Thursday, February 5, 2009
Thank you Lux Interior.
When I was just finding myself amongst the rogue/punk/skater kids at my high school, a friend gave me a copy of 'Bad Music For Bad People' by the Cramps. Having only experienced some of the better-known punk and college radio/alternative acts of the era, this wild collision of unhinged rockabilly with a fixation on trashy Americana, B-horror movies, and kinky sexual references ('What's Inside A Girl?', Can Your Pussy Do The Dog', 'Hot Pearl Snatch') immediately appealed.
Frontman Lux Interior's out-of-control onstage madness was instantly cool. Here was a band who did what they wanted, and worked far outside the confines of any scene. They roped in the punks (who apparently recognized the primitive renegade spirit of Lux, wife Poison Ivy, and the rest of the band), and the goths (the graveyard appeal of Lux himself was obvious enough). I followed the band through their major label days (even seeing them all over MTV at some point with their 'hit' 'Bikini Girls With Machine Guns').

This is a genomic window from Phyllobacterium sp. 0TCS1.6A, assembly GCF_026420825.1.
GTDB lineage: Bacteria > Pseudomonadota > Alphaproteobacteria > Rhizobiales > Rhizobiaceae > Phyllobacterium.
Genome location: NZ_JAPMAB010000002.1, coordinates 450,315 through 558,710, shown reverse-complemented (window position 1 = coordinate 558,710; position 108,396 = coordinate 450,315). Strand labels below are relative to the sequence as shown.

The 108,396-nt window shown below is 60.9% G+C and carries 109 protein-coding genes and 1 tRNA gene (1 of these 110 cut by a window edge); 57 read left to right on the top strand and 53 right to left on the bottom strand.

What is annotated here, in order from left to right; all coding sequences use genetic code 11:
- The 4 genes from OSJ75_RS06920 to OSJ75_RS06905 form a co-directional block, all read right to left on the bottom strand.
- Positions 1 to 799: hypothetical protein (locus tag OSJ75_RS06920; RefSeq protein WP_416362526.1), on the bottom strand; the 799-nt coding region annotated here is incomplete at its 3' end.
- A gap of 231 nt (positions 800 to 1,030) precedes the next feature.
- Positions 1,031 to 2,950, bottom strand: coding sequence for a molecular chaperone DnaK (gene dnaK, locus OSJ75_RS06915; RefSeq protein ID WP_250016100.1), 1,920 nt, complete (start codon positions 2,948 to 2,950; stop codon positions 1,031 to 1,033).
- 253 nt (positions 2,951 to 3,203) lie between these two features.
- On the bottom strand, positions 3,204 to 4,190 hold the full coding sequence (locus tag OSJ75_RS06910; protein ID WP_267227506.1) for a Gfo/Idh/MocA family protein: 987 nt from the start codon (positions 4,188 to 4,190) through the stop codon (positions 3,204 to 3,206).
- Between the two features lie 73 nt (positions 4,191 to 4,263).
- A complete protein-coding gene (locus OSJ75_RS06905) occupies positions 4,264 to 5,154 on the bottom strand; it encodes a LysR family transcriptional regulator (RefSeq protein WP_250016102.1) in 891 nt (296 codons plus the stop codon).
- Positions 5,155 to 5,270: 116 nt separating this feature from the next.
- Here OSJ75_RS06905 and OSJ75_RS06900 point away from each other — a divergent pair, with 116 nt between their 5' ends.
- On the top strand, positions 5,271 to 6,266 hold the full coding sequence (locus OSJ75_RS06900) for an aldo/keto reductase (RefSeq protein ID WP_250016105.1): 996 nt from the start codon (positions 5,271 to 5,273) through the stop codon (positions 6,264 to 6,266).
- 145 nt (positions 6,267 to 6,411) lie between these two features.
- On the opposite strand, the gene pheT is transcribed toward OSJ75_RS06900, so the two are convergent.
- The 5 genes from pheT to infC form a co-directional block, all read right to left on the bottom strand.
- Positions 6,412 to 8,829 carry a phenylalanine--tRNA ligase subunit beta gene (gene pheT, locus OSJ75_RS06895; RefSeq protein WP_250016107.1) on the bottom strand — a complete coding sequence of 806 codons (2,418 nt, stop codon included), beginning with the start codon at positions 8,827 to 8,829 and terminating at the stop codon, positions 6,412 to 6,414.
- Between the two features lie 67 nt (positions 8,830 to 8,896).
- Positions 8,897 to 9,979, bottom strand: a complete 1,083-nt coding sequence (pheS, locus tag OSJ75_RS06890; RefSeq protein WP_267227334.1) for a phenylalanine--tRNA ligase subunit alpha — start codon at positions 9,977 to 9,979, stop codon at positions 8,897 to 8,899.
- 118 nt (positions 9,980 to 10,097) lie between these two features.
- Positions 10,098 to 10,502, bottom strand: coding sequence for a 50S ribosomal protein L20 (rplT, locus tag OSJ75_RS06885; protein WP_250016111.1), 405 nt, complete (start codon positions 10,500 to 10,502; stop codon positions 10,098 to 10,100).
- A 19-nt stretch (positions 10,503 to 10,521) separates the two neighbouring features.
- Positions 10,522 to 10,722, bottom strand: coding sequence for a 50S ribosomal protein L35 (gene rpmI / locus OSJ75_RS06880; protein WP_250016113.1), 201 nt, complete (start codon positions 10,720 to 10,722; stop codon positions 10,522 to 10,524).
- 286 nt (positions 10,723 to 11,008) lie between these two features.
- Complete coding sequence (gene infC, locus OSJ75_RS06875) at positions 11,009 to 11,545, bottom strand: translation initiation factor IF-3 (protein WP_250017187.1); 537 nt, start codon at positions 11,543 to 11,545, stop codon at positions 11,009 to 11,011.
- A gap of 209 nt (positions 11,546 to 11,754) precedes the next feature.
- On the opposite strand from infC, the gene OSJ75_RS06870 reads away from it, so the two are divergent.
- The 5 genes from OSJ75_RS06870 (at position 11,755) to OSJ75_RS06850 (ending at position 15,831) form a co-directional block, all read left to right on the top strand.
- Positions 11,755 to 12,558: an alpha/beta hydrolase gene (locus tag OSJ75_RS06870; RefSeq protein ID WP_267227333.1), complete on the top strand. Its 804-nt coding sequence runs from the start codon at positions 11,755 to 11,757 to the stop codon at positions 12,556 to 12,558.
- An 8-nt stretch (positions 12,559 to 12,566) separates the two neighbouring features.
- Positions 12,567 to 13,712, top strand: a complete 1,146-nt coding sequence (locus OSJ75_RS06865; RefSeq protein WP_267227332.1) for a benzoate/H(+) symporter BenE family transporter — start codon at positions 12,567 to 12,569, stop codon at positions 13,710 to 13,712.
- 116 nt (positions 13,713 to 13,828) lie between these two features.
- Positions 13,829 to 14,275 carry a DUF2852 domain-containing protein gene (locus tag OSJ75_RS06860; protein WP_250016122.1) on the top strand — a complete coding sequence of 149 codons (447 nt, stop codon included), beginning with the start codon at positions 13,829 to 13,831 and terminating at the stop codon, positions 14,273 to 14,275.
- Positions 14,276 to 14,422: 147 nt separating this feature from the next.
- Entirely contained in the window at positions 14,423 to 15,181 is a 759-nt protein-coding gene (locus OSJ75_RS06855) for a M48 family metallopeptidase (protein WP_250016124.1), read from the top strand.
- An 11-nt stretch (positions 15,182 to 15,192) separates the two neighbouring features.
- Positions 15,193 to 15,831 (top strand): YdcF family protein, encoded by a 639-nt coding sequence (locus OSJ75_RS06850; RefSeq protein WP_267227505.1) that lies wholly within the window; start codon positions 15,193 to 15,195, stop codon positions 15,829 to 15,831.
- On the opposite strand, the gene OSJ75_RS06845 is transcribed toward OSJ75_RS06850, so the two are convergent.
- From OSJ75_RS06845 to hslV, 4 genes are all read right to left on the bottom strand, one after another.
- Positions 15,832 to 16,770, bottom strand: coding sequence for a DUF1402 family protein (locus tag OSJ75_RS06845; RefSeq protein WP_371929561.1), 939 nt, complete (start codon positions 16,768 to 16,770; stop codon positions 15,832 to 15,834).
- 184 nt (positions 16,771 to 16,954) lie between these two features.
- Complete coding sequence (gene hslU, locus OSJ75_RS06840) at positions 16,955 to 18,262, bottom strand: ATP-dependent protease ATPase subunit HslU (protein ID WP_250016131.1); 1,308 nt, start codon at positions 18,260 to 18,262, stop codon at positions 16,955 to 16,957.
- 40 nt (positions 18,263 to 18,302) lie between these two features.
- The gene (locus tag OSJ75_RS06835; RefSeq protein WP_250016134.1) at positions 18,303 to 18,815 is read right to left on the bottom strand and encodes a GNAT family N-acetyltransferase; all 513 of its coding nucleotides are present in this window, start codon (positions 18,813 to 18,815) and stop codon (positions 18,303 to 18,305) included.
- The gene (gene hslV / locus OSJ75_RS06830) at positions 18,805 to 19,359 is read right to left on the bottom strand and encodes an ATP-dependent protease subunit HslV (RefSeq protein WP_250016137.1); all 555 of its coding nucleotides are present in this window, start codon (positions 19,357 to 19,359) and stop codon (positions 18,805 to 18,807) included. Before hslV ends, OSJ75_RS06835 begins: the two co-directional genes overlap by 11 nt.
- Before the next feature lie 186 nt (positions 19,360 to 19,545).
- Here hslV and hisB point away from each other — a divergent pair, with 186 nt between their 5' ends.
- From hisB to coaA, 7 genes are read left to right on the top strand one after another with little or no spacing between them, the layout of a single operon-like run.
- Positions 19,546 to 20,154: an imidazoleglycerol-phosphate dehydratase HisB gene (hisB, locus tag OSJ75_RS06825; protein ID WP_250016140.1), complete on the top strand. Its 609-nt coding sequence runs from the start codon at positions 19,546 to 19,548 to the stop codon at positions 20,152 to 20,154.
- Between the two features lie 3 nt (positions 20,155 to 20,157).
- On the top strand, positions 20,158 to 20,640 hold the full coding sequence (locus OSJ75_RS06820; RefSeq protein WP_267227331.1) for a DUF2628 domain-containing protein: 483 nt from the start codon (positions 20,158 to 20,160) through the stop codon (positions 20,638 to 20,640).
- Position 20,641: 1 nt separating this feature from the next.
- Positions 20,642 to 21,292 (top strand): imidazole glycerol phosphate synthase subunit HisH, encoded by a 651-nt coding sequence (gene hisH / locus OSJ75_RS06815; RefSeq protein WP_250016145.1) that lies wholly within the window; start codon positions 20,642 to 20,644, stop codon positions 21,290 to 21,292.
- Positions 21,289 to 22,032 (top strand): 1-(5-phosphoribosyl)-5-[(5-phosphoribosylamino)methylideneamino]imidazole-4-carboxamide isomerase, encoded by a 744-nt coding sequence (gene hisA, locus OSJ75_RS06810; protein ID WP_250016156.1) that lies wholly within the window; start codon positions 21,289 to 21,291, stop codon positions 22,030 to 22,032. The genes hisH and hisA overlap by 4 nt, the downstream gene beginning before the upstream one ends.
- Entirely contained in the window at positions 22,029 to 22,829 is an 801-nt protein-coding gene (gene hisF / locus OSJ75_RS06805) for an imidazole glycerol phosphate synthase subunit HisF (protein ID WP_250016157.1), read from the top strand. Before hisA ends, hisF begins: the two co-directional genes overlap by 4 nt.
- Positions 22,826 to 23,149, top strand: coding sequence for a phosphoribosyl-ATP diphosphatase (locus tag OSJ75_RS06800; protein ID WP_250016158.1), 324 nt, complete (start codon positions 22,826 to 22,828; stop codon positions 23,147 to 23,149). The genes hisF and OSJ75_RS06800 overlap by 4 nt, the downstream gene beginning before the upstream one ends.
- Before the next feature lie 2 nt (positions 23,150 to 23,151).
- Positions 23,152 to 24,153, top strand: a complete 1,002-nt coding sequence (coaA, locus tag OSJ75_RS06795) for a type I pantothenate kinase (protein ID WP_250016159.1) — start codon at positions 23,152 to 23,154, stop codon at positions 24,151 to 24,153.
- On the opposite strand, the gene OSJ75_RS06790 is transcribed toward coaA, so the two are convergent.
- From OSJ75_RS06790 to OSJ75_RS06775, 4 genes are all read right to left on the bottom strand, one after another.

It's even strange (though not surprising) to see the whole 'psychobilly' scene evolving out of what I perceive to be a Cramps obsession. Yes, if not for the wonderful, trashy, darkly humorous B-movie weirdness of the Cramps, I doubt that scene could even exist. They were the first, and, to me, the only name that mattered. The Cramps were legends, and true rock icons, and will remain so forever more as they continue to inspire bands and artists both young and old.
On February 4, 2009, Lux Interior (aka Erick Purkhiser) passed away of a pre-existing heart condition. He was 62 (though his actual age has been debated). May he rest in peace.
Here's a rare but excellent set of 1979-80 demos from a vinyl bootleg, called 'All Tore Up'.
Cramps official website
And here's the band's infamous 1981 performance of 'Tear It Up', from the film 'Urgh! A Music War'...